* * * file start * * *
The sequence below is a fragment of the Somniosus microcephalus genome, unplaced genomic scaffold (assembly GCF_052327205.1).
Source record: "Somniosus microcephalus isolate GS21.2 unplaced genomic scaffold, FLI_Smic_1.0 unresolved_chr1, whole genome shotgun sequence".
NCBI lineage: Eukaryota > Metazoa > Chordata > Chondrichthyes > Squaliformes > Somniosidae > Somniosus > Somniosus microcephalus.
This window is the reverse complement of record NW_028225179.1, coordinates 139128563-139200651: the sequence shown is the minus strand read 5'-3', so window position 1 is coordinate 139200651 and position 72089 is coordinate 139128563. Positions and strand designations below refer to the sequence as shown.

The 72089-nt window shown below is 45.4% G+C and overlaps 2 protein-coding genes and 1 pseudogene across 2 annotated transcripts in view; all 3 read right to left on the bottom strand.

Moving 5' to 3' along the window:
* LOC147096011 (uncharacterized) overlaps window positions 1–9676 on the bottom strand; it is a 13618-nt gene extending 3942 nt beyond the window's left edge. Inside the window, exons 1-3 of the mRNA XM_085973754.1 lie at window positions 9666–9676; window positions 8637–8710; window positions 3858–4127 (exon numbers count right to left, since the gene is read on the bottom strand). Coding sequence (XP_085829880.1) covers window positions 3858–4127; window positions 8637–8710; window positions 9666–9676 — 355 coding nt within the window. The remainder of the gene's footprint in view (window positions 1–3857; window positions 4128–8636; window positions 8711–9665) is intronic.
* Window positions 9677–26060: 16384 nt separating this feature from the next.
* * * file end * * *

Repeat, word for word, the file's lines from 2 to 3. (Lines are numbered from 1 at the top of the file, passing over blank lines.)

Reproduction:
Source record: "Somniosus microcephalus isolate GS21.2 unplaced genomic scaffold, FLI_Smic_1.0 unresolved_chr1, whole genome shotgun sequence".
NCBI lineage: Eukaryota > Metazoa > Chordata > Chondrichthyes > Squaliformes > Somniosidae > Somniosus > Somniosus microcephalus.